Thursday, February 5, 2009

Social Justice

According to the January 2009 Phyllis Schlafly report, social justice is a synonym for anti-Americanism.  I had the opportunity to witness this reality during the past autumn, when one of my high school English students entered an essay for an English competition, in which pupils from various schools presented their essays, poetry, and nonfiction works dealing with the theme of social justice.

I left the day amazed at the venom that spewed forth from various of these high schoolers' works, realizing that the source of such bitterness was found in the education they receive.   One young man from an inner-city school demonstrated his hatred for America as he carelessly began a poem he had written: "I'm tired of hearin' 'bout freedom from white teachers who teach me 'bout slave holders like Jefferson and George Washington."  His poem clearly reflected a frustration over the white-black relations of America's past and said nothing of the sacrifice of former presidents Washington and Jefferson, who contributed enormously to our nation's ideological and expiatory past.

Former terrorist William Ayers is responsible for promoting the themes of the supposed social justice, Schlaffey explains.  Since 1998, he has propagated his doctrine through curricula of which he is the author.  Ironically, the Americans of yesterday believed, as some of the one-room school teachers wrote on their black boards throughout the country: "The last 4 letters of America are "I can," not "I can't."  In contrast, social justice is a fancy term for the victimization of Americans, the unearthing of and focusing on every problem of our history, the intense curriculum bias dedicated to such propaganda.  The eternal reality, however, as found in God's Word is:  We are receivers of immense blessings and privileges at the hand of Almighty God.  We are not victims.  We are one race--the human race.  We are owed nothing but eternal damnation in Hell.  And the list could continue.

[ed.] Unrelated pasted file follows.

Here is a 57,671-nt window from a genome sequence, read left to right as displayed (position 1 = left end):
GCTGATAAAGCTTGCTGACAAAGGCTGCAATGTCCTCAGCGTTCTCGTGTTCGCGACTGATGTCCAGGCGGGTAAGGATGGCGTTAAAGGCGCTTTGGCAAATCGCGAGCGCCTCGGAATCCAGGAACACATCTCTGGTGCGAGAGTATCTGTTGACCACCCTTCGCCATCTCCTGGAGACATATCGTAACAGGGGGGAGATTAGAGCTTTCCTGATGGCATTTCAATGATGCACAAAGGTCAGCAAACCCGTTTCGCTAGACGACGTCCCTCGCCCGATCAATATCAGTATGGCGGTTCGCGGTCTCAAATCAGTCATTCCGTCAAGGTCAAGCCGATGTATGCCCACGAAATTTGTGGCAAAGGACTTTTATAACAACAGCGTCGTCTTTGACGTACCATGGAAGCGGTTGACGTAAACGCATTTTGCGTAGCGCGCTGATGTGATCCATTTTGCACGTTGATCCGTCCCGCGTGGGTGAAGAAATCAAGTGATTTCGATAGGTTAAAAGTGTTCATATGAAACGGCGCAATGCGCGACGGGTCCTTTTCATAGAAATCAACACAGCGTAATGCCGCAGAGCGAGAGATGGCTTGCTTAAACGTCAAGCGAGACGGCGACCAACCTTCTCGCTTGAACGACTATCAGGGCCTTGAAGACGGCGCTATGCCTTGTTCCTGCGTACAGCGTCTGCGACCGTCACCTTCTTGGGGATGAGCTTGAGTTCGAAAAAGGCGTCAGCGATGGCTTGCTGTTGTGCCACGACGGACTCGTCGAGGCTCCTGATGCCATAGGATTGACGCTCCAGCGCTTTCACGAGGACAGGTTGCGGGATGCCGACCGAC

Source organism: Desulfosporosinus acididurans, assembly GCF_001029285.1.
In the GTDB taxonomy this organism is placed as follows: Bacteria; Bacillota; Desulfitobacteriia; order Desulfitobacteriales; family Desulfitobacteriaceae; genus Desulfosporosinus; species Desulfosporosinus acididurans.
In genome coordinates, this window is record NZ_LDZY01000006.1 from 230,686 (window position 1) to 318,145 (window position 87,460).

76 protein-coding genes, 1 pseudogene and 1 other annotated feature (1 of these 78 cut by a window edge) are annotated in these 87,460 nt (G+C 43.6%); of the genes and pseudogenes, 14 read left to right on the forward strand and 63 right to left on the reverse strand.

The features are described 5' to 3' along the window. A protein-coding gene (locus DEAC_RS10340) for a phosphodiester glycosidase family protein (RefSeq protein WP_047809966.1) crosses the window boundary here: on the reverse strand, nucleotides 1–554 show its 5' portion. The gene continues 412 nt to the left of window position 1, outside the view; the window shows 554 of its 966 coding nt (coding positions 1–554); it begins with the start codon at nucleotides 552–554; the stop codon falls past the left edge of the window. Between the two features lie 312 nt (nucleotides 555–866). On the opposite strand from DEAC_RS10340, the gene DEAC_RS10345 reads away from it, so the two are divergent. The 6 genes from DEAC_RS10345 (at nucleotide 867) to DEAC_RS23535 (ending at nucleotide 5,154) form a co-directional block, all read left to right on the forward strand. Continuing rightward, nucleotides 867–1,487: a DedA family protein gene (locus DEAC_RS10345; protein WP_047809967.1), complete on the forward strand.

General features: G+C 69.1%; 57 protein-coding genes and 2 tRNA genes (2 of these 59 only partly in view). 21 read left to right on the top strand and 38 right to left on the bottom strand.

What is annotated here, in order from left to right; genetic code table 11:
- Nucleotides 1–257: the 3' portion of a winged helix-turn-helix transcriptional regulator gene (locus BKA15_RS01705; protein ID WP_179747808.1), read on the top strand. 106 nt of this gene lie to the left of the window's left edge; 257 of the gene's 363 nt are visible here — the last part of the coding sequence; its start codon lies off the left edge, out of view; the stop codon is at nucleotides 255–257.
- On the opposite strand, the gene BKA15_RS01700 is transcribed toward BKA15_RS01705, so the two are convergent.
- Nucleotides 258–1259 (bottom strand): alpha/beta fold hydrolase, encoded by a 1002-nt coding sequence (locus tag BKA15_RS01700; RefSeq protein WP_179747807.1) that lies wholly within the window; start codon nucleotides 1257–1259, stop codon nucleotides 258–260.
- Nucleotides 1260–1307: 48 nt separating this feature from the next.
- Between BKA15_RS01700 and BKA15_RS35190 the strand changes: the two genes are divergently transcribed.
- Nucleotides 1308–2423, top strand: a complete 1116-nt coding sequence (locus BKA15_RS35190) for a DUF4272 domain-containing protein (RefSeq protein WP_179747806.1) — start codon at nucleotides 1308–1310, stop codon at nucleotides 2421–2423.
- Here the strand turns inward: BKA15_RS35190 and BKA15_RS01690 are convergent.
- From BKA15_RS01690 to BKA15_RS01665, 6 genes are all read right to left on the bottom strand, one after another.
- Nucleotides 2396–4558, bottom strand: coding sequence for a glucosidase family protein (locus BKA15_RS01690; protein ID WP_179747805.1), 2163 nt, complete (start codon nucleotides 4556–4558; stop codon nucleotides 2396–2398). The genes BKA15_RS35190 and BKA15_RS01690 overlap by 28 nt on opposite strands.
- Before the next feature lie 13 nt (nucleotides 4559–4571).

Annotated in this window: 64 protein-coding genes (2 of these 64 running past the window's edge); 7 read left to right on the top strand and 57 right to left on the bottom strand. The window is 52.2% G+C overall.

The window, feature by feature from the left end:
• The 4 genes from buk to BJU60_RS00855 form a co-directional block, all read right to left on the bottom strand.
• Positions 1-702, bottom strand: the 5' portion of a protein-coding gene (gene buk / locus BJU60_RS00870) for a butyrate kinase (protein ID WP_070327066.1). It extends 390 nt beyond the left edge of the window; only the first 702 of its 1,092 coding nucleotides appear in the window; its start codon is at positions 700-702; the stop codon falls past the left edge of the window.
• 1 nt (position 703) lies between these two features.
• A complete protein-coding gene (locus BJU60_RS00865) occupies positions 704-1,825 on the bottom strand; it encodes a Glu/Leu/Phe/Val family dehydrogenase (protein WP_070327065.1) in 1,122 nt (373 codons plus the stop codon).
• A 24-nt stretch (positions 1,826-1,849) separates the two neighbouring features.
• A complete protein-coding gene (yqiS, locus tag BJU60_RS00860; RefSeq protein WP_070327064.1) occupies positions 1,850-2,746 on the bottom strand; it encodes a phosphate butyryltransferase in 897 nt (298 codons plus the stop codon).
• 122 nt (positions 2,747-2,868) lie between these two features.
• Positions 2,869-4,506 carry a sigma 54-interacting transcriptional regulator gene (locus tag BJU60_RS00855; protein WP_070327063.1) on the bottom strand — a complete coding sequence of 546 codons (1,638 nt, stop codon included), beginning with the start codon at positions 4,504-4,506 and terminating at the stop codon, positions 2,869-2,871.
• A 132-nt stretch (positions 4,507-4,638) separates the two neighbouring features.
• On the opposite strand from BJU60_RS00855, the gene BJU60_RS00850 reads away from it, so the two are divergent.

As I considered this area in which educators are now receiving training and interweaving themes within their lesson plans of mathematics, science, social studies, and language arts, I considered a true violation of social justice.  One man deserved blessings but got doom.  One man never sinned but was cursed for the evil deeds of every person who ever lived.  One man, the God-Man Jesus Christ, went homeless, though He had created all things and by Him "all things consist" (Colossians 1:18).  If anyone is looking for a victim, a true victim, they need find term personified in Jesus Christ, who was "despised and rejected of men" (Isaiah 53:3).  Although He created all and says, "The very hairs of your head are all numbered," (Matthew 10:30) He was mocked and spit upon, beaten, and cruelly hung on a cross.  God loved the world and sent Christ as a gift, but Jesus Christ, the God-Man was clearly discriminated against.  

Social justice as it exists in the curriculum of American schools is a farce.  

Social justice as it exists in the pages of Scripture is reality.    

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